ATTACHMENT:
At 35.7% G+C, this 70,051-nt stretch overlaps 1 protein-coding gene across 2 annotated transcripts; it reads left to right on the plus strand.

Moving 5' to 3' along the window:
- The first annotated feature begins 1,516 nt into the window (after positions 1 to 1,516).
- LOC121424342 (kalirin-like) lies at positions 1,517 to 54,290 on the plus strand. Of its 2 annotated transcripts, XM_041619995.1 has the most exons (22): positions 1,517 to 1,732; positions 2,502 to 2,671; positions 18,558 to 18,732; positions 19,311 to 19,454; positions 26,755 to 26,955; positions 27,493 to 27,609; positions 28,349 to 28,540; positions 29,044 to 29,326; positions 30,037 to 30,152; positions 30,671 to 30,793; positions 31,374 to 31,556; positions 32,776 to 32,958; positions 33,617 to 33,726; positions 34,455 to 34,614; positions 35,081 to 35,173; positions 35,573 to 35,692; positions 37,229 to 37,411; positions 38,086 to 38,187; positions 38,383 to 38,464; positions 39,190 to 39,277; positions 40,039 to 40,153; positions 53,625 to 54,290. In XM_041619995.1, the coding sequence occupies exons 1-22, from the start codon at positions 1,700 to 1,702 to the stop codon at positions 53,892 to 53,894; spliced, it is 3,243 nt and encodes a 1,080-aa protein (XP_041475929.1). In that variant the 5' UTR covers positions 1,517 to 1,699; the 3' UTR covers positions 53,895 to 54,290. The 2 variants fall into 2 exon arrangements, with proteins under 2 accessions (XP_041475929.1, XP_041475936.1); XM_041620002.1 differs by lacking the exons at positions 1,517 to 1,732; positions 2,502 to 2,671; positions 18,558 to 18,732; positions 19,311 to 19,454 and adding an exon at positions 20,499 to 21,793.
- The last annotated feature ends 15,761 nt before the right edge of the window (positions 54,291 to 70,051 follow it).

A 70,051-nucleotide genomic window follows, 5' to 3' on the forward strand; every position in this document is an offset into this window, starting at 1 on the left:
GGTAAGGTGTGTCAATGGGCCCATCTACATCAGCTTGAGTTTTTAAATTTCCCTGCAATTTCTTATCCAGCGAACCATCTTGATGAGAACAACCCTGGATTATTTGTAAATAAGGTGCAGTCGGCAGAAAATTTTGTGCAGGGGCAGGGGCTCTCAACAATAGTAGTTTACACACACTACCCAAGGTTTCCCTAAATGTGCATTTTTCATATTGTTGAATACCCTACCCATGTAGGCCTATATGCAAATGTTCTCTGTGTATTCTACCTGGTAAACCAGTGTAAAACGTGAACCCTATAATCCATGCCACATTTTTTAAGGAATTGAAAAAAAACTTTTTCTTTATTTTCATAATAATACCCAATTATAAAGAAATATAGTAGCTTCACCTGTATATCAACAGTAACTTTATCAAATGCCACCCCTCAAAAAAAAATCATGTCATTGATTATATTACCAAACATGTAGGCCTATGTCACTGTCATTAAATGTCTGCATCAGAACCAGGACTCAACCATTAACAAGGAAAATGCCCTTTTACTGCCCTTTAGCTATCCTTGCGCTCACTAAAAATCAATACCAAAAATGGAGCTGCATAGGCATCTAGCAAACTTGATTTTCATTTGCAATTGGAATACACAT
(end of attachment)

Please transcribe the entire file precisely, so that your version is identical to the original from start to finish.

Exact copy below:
At 35.7% G+C, this 70,051-nt stretch overlaps 1 protein-coding gene across 2 annotated transcripts; it reads left to right on the plus strand.

Moving 5' to 3' along the window:
- The first annotated feature begins 1,516 nt into the window (after positions 1 to 1,516).
- LOC121424342 (kalirin-like) lies at positions 1,517 to 54,290 on the plus strand. Of its 2 annotated transcripts, XM_041619995.1 has the most exons (22): positions 1,517 to 1,732; positions 2,502 to 2,671; positions 18,558 to 18,732; positions 19,311 to 19,454; positions 26,755 to 26,955; positions 27,493 to 27,609; positions 28,349 to 28,540; positions 29,044 to 29,326; positions 30,037 to 30,152; positions 30,671 to 30,793; positions 31,374 to 31,556; positions 32,776 to 32,958; positions 33,617 to 33,726; positions 34,455 to 34,614; positions 35,081 to 35,173; positions 35,573 to 35,692; positions 37,229 to 37,411; positions 38,086 to 38,187; positions 38,383 to 38,464; positions 39,190 to 39,277; positions 40,039 to 40,153; positions 53,625 to 54,290. In XM_041619995.1, the coding sequence occupies exons 1-22, from the start codon at positions 1,700 to 1,702 to the stop codon at positions 53,892 to 53,894; spliced, it is 3,243 nt and encodes a 1,080-aa protein (XP_041475929.1). In that variant the 5' UTR covers positions 1,517 to 1,699; the 3' UTR covers positions 53,895 to 54,290. The 2 variants fall into 2 exon arrangements, with proteins under 2 accessions (XP_041475929.1, XP_041475936.1); XM_041620002.1 differs by lacking the exons at positions 1,517 to 1,732; positions 2,502 to 2,671; positions 18,558 to 18,732; positions 19,311 to 19,454 and adding an exon at positions 20,499 to 21,793.
- The last annotated feature ends 15,761 nt before the right edge of the window (positions 54,291 to 70,051 follow it).

A 70,051-nucleotide genomic window follows, 5' to 3' on the forward strand; every position in this document is an offset into this window, starting at 1 on the left:
GGTAAGGTGTGTCAATGGGCCCATCTACATCAGCTTGAGTTTTTAAATTTCCCTGCAATTTCTTATCCAGCGAACCATCTTGATGAGAACAACCCTGGATTATTTGTAAATAAGGTGCAGTCGGCAGAAAATTTTGTGCAGGGGCAGGGGCTCTCAACAATAGTAGTTTACACACACTACCCAAGGTTTCCCTAAATGTGCATTTTTCATATTGTTGAATACCCTACCCATGTAGGCCTATATGCAAATGTTCTCTGTGTATTCTACCTGGTAAACCAGTGTAAAACGTGAACCCTATAATCCATGCCACATTTTTTAAGGAATTGAAAAAAAACTTTTTCTTTATTTTCATAATAATACCCAATTATAAAGAAATATAGTAGCTTCACCTGTATATCAACAGTAACTTTATCAAATGCCACCCCTCAAAAAAAAATCATGTCATTGATTATATTACCAAACATGTAGGCCTATGTCACTGTCATTAAATGTCTGCATCAGAACCAGGACTCAACCATTAACAAGGAAAATGCCCTTTTACTGCCCTTTAGCTATCCTTGCGCTCACTAAAAATCAATACCAAAAATGGAGCTGCATAGGCATCTAGCAAACTTGATTTTCATTTGCAATTGGAATACACAT